January 2019 President's Corner
The Power of Horizontal Networking
I’m sure you’ve heard the common saying, “It’s not what you know, it’s who you know.” And although I’m not endorsing you sliding by in classes and neglecting your academics, I think there is some truth to the power of your social network. A social network seems easy to obtain, especially for our generation who grew up on AIM and MySpace. However, the type of social networking that pays off in your career extends beyond the constraints of the World Wide Web. I’m talking about face-to-face networking. Meeting someone in person, even just once, and having a meaningful conversation is one of the most simple ways to extend your professional network. And this is something that is most frequently and easily achieved at annual professional conferences, such as the upcoming AAA 2019.
When I was a first year and attending professional conferences, I felt like to be successful with networking (and to hopefully get a job eventually), I needed to meet the professionals who wrote my textbooks, were authors of new studies, and were national leaders. As I’ve advanced in the program and become more active with the Student Academy of Audiology (SAA), I’ve realized the power of horizontal networking. Also called peer-to-peer networking, horizontal networking describes purposeful and intentional meeting with peers who are on the same “rung of the ladder” as you. This type of networking has many advantages if the idea of meeting new professionals intimidates you. Peers may better understand your point of view and experiences, making you more vulnerable or comfortable in sharing your future ambitions. For me, my peers from my class to my co-externs to my fellow volunteers with the SAA are my future coworkers, supervisors, research collaborators and leaders.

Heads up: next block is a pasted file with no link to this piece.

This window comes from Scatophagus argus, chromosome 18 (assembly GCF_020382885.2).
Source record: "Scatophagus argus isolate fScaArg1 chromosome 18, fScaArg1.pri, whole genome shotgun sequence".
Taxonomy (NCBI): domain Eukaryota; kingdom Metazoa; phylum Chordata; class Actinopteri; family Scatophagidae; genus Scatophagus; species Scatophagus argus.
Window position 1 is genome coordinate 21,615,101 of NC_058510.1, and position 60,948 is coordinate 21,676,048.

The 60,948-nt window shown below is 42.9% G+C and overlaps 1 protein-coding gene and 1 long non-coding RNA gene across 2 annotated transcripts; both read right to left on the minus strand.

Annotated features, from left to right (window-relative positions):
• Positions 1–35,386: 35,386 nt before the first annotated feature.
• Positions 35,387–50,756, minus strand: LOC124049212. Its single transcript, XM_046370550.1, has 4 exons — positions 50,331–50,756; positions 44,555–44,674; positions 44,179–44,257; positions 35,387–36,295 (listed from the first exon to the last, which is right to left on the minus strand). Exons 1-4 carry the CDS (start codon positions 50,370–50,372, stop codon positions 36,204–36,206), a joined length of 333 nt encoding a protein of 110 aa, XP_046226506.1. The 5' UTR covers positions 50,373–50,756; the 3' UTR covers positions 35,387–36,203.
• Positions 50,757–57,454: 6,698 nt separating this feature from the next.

Realizing the importance of peer-to-peer networking has transformed my priority when I attend professional conferences. Although I still try to meet successful audiologists who could contribute to my future career in some capacity, I’ve tried to invest just as much time in current and future students who will also contribute in some way. Attending student programs and events at AAA and the SAA Conference are the perfect venues to practice horizontal networking: learning from your fellow peers and sharing your own experiences.
If you are able to this year, consider attending the AAA 2019 Conference in Columbus, Ohio. It is a fairly inexpensive conference for students, when compared to other conferences, and the city has reasonable accommodations. If this is not in the books or budget this year for you, consider other ways to practice horizontal networking. An easy way to do this includes volunteering for the SAA! Applications are always available on the Audiology Community.
Hope to see you in Columbus!